Two of his finest and most underrated films, Junior Bonner and Tom Horn, are included in the BFI season.By the time McQueen made Tom Horn (1980), he was already suffering from the cancer that would kill him. That adds extra pathos to a film that is about someone left behind by changing times. His character is a man of the old West: a real-life figure who – the opening intertitles tell us – had ridden shotgun for the stage lines and worked both as a Pinkerton agent and as a cavalry scout "in the bloody Apache wars". He clings to his minor celebrity as the man who caught Geronimo, but by 1901, Horn is all but washed-up.

Production was problematic. Whether through perversity or illness, or because he despised Hollywood and would far rather have been racing bikes, McQueen held the studios to ransom when to appear in other people's films, and invariably demanded complete freedom on his own cherished projects – like this one. His Horn looks old and ravaged. He is, we're told, "a vestige of that heroic era we've just about lost." He moves stiffly, at microscopic speed, his spurs always clinking, but unlike the businessmen, judges and journalists who've colonised the West, he retains a an innocent rapture at the great outdoors. He can't even look at his beloved mountains without a tear coming to his eyes.

This is a film about dying. From the very first sequence, in which Horn drifts into a Wyoming town, shuffles off for his morning whisky and manages to get himself badly beaten up by heavyweight boxer Gentleman Jim Corbett, it's obvious his days are numbered. He knows it, and often seems to be willing his own death. "Committing suicide?", he asks himself. "Is that what I've been doing all these years?" Sam Peckinpah's Junior Bonner is equally moving and well-observed, an elegiac film about a rodeo star whose best days are also behind him and can't cope with the shiny, modern new world.

Given the dignity and pathos of these two performances, it's surprising how seldom he took roles that stretched him. When late in his career, he tackled Ibsen in An Enemy of the People (1978), there was a sense that he was belatedly trying to correct the sense that – as the critic David Thompson put it – "he preferred playing with cars to making movies."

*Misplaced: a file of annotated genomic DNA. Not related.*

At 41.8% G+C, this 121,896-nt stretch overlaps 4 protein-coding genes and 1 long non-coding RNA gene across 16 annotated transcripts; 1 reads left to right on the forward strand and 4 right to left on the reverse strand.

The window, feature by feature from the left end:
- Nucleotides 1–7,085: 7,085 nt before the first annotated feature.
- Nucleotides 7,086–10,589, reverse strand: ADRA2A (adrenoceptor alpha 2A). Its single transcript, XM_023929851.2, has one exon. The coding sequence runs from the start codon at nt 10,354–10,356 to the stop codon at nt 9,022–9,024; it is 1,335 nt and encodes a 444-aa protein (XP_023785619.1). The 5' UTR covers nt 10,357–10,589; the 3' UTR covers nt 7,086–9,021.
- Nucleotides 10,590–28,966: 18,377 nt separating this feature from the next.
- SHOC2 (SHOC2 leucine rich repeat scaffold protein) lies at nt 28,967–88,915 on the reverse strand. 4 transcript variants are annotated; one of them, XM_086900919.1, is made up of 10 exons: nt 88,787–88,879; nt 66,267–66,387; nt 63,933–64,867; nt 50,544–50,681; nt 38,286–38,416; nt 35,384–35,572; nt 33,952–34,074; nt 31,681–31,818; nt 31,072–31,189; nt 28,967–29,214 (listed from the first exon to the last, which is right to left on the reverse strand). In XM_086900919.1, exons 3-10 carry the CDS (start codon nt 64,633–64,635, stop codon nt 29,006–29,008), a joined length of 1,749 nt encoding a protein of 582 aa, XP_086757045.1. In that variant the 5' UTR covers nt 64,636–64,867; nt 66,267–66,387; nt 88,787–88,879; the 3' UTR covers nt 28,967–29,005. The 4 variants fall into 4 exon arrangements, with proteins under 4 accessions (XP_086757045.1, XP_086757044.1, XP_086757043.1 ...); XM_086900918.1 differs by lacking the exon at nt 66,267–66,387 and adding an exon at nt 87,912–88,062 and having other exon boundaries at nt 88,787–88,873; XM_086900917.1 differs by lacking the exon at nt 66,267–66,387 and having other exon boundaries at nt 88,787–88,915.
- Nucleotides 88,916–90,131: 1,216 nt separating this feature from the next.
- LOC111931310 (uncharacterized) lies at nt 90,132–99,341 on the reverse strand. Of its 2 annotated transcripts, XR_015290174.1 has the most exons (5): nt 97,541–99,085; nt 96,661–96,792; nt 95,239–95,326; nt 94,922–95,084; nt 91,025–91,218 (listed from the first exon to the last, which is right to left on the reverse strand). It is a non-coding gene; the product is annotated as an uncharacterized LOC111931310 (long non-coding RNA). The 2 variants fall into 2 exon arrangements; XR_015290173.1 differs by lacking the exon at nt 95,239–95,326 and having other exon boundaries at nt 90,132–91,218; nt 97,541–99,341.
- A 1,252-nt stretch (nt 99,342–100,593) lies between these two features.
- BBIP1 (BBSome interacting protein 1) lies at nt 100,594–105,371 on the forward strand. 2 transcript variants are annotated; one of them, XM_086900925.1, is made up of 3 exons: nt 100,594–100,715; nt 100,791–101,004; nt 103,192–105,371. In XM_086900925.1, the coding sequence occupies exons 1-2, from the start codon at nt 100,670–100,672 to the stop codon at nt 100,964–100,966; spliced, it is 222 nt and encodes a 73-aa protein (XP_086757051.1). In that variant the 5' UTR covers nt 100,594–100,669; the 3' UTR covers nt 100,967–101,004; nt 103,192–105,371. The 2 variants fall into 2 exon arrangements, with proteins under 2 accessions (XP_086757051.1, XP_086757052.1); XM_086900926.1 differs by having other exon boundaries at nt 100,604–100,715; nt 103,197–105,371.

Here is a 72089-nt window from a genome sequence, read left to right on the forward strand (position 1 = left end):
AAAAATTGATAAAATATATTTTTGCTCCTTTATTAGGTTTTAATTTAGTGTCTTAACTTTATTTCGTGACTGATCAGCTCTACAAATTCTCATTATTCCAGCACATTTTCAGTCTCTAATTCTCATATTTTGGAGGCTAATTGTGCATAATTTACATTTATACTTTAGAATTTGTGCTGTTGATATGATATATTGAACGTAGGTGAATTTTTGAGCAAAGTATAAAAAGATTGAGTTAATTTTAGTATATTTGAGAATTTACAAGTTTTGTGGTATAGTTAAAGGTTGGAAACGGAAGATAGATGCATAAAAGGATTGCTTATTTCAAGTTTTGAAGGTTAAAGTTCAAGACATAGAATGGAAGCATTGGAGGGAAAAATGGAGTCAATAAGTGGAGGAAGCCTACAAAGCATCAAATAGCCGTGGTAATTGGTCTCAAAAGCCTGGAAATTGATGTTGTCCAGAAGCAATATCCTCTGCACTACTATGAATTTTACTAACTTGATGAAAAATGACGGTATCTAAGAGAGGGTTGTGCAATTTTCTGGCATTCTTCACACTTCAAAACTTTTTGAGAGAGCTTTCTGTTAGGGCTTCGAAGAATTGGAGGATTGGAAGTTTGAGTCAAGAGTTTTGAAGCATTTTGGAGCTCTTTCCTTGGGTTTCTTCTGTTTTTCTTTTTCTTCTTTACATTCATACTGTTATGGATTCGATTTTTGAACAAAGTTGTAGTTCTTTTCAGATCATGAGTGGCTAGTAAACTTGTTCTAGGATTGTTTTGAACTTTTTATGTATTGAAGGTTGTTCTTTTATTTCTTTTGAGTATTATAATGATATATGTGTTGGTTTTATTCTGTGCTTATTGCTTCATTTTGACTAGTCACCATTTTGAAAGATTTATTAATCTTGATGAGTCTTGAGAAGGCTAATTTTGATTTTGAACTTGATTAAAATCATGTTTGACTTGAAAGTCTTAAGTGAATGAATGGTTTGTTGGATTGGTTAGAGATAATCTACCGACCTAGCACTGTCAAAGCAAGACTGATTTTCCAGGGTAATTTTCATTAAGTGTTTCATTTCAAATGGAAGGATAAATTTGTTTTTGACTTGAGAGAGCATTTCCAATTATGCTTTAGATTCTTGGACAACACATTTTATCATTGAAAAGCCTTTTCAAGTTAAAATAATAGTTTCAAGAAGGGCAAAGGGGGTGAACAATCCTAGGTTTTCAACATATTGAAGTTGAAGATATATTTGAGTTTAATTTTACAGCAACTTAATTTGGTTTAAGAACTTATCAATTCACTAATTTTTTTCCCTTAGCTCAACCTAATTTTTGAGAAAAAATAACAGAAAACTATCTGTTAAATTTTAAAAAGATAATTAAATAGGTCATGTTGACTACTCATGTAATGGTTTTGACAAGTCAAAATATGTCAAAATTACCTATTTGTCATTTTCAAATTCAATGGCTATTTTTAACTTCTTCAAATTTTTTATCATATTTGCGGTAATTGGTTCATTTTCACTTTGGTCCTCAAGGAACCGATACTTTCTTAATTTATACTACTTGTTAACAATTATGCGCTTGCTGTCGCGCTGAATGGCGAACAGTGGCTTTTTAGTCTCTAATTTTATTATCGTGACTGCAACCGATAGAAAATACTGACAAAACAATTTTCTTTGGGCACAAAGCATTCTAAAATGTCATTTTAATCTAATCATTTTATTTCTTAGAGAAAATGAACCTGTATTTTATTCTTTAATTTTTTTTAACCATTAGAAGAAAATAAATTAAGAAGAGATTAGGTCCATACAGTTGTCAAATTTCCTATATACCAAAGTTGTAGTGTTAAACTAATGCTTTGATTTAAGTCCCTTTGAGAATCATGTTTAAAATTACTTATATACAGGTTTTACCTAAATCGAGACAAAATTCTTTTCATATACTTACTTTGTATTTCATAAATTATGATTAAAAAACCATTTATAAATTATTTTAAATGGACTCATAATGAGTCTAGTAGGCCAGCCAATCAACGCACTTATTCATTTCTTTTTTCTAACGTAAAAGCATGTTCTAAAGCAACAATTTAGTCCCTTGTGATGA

McQueen didn't have great range. He wasn't especially imaginative in the way he plotted his career. "Through all those early blockbuster hits whether it's The Magnificent Seven, The Great Escape or The Thomas Crown Affair, he is rather affected," acknowledges Tony Earnshaw. "It's a very distinctive style of acting. A lot of people said he wasn't acting. It was this old humbug about his just playing this version of himself on the screen." What he did have was an effortless charisma.

The idea of "the king of cool" is corny in the extreme. It's a testament to McQueen that nobody ever questions it when this label is pinned to him.

The Steve McQueen season runs at BFI Southbank, London SE1 throughout August (Bfi.org.uk)



IN DEEP: MORE THAN AN ACTION MAN

The Blob (1958)

McQueen brings a surprising conviction and plenty of Method-style intensity to his role to his role as a rebellious teenager pitted against a gooey, amoeba-like monster.

The Thomas Crown Affair (1968)

A rugged action star like McQueen didn't get many chances to play dapper Cary Grant-style romantic leads. This glossy thriller sees him at his most debonair – and famously features an erotically charged chess game with Faye Dunaway.

Papillon (1973)

McQueen goes head-to-head with Dustin Hoffman in this drama about two convicts on Devil's Island. McQueen is laconic and macho while Hoffman is fussy and expressive. Their acting styles are poles apart but complement each other far better than might have been expected.

An Enemy of the People (1977)

McQueen has long hair, a big, bushy beard and horn-rimmed specs in this Ibsen adaptation (above). He plays a crusading doctor trying to save the town from a polluted water system.

PROMOTED VIDEO
Arts and Entertainment
Judd Apatow’s make-it-up-as-you-go-along approach is ideal for comedies about stoners and slackers slouching towards adulthood
filmWith comedy film audiences shrinking, it’s time to move on
Arts and Entertainment
booksForget the Man Booker longlist, Literary Editor Katy Guest offers her alternative picks
Have you tried new the Independent Digital Edition apps?
Arts and Entertainment
Off set: Bab El Hara
tvTV series are being filmed outside the country, but the influence of the regime is still being felt
Arts and Entertainment
Red Bastard: Where self-realisation is delivered through monstrous clowning and audience interaction
comedy
Arts and Entertainment
O'Shaughnessy pictured at the Unicorn Theatre in London
tvFiona O'Shaughnessy explains where she ends and her strange and wonderful character begins
Arts and Entertainment
The new characters were announced yesterday at San Diego Comic Con

TV
Arts and Entertainment